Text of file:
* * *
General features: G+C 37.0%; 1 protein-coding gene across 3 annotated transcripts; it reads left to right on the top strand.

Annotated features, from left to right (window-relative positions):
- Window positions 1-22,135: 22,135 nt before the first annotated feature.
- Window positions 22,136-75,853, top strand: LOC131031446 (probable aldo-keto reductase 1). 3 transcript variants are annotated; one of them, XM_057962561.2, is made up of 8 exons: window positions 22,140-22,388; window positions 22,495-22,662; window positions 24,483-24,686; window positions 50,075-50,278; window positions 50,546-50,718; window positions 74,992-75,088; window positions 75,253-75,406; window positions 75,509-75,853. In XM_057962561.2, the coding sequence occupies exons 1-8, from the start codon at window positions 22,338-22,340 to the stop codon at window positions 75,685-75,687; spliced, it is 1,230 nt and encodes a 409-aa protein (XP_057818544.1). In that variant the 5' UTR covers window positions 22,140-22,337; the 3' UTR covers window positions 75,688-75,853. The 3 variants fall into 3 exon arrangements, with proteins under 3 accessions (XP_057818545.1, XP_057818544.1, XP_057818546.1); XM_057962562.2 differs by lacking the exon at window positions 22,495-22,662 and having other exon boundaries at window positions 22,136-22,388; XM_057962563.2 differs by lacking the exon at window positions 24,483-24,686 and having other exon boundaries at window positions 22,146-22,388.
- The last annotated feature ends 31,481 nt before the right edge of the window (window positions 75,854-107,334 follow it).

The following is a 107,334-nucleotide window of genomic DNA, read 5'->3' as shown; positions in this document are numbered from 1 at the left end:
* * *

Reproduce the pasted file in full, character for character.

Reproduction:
General features: G+C 37.0%; 1 protein-coding gene across 3 annotated transcripts; it reads left to right on the top strand.

Annotated features, from left to right (window-relative positions):
- Window positions 1-22,135: 22,135 nt before the first annotated feature.
- Window positions 22,136-75,853, top strand: LOC131031446 (probable aldo-keto reductase 1). 3 transcript variants are annotated; one of them, XM_057962561.2, is made up of 8 exons: window positions 22,140-22,388; window positions 22,495-22,662; window positions 24,483-24,686; window positions 50,075-50,278; window positions 50,546-50,718; window positions 74,992-75,088; window positions 75,253-75,406; window positions 75,509-75,853. In XM_057962561.2, the coding sequence occupies exons 1-8, from the start codon at window positions 22,338-22,340 to the stop codon at window positions 75,685-75,687; spliced, it is 1,230 nt and encodes a 409-aa protein (XP_057818544.1). In that variant the 5' UTR covers window positions 22,140-22,337; the 3' UTR covers window positions 75,688-75,853. The 3 variants fall into 3 exon arrangements, with proteins under 3 accessions (XP_057818545.1, XP_057818544.1, XP_057818546.1); XM_057962562.2 differs by lacking the exon at window positions 22,495-22,662 and having other exon boundaries at window positions 22,136-22,388; XM_057962563.2 differs by lacking the exon at window positions 24,483-24,686 and having other exon boundaries at window positions 22,146-22,388.
- The last annotated feature ends 31,481 nt before the right edge of the window (window positions 75,854-107,334 follow it).

The following is a 107,334-nucleotide window of genomic DNA, read 5'->3' as shown; positions in this document are numbered from 1 at the left end: